December 10, 2018
DEFINITION: Full of energy, enthusiasm, and determination.
Talking with Tim Doyle about the renovation work at 117 Francis St. is like having a conversation with legendary movie archaeologist Indiana Jones and legendary evangelist Billy Graham at the same time. Built in the 1850s, the riverfront warehouse property and its sister warehouse property at 101 Francis were purchased by Pastor Doyle and his congregation at Restoration Church in 2012.
Fueled by sweat equity and some very determined hands, the historical importance of the space has been uncovered layer upon layer. There’s the Abe Lincoln connection, and consequently, a link to the Civil War. The space is at the exact launching point for hundreds of thousands of bold Westward expansionists, who gathered supplies and set out on the nearby river water from the very same block. There are ties to many early innovators and businesses, including a conveyor belt that ran underneath the alley connecting the two warehouses Doyle and the congregation purchased.
“We feel very intentional about opening our doors to the community specifically from what we call the ‘west side’ of Downtown St. Joseph,” he says. “It’s just unbelievable how important these blocks are and how much history we’re standing on. This area was literally a shipping resource that connected St. Joe with the rest of the world.”
One of the most “uncommon” features of the 117 Francis property is its conversion in 1897 to an indoor swimming pool, a truly rare and spa-like indulgence for the time period. Called a natatorium, the pool was 40 x 100 feet and held 280,000 gallons of water pumped straight in straight from the nearby Missouri River for a rollicking-good swimming experience. There were ropes, trapezes and swings all around the rafters. Tell-tale hand-written signs still exist today, such as “Everyone must take a shower bath before entering the pool” and the line markers of several different heights of water. Just west of the building was the Planters House Hotel, and the two were some of the first three-story buildings in the city.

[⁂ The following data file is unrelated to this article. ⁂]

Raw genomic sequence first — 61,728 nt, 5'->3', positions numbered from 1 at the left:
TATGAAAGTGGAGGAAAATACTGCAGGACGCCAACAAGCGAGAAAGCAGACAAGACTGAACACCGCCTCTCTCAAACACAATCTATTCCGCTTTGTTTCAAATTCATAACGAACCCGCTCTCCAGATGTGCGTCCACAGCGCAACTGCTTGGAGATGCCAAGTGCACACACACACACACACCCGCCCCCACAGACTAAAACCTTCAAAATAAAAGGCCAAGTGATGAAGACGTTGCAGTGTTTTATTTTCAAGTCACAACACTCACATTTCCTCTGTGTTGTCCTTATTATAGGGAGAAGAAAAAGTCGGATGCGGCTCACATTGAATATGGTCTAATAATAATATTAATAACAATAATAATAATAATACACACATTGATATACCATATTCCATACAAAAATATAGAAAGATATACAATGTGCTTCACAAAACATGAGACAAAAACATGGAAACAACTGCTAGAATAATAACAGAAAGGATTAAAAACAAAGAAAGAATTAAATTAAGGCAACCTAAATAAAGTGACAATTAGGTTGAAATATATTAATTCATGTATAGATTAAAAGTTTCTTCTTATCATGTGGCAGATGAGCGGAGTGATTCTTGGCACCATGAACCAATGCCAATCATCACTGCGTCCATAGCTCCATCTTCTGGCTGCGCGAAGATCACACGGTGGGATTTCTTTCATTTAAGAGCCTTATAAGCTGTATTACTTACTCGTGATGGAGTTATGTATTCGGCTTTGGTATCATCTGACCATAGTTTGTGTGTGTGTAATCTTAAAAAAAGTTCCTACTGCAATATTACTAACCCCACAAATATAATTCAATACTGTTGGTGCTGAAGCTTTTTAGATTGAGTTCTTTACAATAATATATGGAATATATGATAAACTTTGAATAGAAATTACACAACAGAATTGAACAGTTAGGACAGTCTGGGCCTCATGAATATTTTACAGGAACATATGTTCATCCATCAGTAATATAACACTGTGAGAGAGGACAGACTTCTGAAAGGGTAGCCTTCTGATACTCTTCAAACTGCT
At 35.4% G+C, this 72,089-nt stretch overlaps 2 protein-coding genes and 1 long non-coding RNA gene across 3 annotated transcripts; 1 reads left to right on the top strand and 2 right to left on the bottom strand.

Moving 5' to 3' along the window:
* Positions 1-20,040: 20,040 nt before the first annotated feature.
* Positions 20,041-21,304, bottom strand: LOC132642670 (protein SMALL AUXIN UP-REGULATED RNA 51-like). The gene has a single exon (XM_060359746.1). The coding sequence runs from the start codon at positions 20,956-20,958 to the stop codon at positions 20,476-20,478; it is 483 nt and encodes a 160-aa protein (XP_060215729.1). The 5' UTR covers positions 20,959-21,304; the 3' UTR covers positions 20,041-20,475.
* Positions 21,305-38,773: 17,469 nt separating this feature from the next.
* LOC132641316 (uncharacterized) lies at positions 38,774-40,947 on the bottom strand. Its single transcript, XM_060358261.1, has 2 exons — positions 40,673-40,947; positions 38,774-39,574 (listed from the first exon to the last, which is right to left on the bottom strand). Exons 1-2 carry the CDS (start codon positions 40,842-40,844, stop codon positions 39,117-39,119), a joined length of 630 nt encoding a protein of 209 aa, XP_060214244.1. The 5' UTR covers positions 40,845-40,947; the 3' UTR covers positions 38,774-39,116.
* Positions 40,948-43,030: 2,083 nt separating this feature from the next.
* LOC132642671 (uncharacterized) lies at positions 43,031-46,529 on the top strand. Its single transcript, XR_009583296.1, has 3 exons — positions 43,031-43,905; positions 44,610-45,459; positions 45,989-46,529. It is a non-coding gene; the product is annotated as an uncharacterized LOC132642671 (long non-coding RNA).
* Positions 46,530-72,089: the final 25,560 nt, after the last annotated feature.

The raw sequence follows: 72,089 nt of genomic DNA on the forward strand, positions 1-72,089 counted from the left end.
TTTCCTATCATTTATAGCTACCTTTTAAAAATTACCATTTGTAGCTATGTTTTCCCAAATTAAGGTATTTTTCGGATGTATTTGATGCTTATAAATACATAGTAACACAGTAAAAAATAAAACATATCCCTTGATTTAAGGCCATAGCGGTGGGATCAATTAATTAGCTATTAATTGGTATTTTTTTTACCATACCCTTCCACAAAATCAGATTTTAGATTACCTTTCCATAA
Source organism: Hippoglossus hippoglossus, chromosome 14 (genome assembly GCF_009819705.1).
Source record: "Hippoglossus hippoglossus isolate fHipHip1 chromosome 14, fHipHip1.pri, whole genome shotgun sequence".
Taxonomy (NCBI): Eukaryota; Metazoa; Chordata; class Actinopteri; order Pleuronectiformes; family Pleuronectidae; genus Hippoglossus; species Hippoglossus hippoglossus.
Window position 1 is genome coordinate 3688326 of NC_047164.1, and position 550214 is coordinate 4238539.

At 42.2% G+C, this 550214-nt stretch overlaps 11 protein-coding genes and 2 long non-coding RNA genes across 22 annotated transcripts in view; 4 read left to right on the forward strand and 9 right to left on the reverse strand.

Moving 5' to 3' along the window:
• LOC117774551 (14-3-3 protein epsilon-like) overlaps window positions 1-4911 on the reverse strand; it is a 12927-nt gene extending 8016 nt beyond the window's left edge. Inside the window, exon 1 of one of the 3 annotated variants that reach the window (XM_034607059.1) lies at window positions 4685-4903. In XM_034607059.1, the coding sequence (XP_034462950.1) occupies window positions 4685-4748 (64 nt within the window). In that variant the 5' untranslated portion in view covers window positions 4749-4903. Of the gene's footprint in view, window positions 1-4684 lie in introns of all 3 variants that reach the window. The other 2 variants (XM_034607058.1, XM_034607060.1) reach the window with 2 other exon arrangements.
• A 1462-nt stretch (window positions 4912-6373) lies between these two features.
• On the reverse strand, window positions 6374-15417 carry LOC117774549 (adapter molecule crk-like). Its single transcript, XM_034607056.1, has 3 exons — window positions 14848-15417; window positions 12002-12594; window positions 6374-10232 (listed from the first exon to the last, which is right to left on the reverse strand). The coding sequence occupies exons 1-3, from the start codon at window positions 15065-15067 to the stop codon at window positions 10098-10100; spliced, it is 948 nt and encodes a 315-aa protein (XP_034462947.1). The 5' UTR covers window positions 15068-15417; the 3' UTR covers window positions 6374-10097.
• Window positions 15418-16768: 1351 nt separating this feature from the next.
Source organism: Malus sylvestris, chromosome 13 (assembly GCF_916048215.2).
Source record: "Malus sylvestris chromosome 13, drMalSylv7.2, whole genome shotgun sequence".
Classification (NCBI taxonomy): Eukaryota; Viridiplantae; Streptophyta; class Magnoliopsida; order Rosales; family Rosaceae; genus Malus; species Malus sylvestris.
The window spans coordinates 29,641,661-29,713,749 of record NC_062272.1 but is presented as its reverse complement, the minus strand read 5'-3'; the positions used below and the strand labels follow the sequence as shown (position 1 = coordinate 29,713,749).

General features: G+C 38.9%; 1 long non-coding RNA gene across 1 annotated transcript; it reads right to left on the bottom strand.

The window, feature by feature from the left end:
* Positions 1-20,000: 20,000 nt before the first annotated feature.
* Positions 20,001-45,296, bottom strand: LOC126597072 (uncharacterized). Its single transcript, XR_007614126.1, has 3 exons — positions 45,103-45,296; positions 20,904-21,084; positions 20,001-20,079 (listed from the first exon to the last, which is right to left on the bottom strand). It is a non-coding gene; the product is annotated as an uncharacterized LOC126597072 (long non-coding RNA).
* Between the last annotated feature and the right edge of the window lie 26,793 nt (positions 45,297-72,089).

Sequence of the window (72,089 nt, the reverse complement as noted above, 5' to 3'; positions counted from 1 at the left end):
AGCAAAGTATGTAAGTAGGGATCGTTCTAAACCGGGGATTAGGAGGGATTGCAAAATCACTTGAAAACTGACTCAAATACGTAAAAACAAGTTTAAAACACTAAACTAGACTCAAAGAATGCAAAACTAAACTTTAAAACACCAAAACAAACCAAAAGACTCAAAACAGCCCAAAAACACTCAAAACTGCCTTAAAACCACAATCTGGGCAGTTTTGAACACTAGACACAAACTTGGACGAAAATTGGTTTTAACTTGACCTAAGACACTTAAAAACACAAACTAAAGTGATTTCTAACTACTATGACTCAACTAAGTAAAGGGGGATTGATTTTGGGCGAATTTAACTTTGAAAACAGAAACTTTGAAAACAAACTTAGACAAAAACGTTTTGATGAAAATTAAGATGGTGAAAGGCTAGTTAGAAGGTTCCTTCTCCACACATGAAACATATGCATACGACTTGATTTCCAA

The vision, says Doyle, is to bring life, people, activity and a sense of “restoration” to the area. Even as the work continues inside and out, hundreds of people have visited during signature events like the Big Muddy Mini-Maker Faire, a gathering of area innovators and artisans, and the Vintage Christmas Open House – a large gathering of people who love beautiful things in beautiful spaces at the holidays.
Held in December each year, the Vintage Christmas event is a much-anticipated kickoff to the holiday season for Downtown St. Joseph and the city as a whole. Simple, period-inspired decorations fill the Restoration space. Local music and hundreds of twinkling lights are set alongside the rustic backdrop of exposed brick and original plank wood floors. Collections of the building’s historical artifacts are on display, along with an 1800s horse-drawn sleigh. The atmosphere is jolly, to say the least, along the cobblestone streets. It’s warm, inviting and inspiring to the nearly 1,000 guests who come to see this unique space at Christmas.
“The Christmas event is pretty unforgettable, as a showcase to the community and as a little ‘pat on the back’ for our members who’ve never given up on the space,” says Doyle. “When you’re here at Christmas, or any time, the dedication of so many people is so clear. They’ve picked up hammers and uncovered 150 years’ worth of dirt to reveal a lot of treasures underneath. And really, that’s the kind of the mission of our church itself.”
Doyle talks fast when he begins sharing what he knows about the historical significance of the block and its placement within an incredibly historic time for St. Joseph. “We were at the western terminus of the railroad. We were the actual jumping off point for so many families heading west across the river. We can’t afford to lose any of these spaces.” He estimates that there were five different addresses operating out of the current location – including a saloon, a boarding house, a carpenter, a broom factory and a packaging warehouse. At the connected warehouse, 101 Francis, former businesses included a hotel, a horse shoeing location and a produce shop.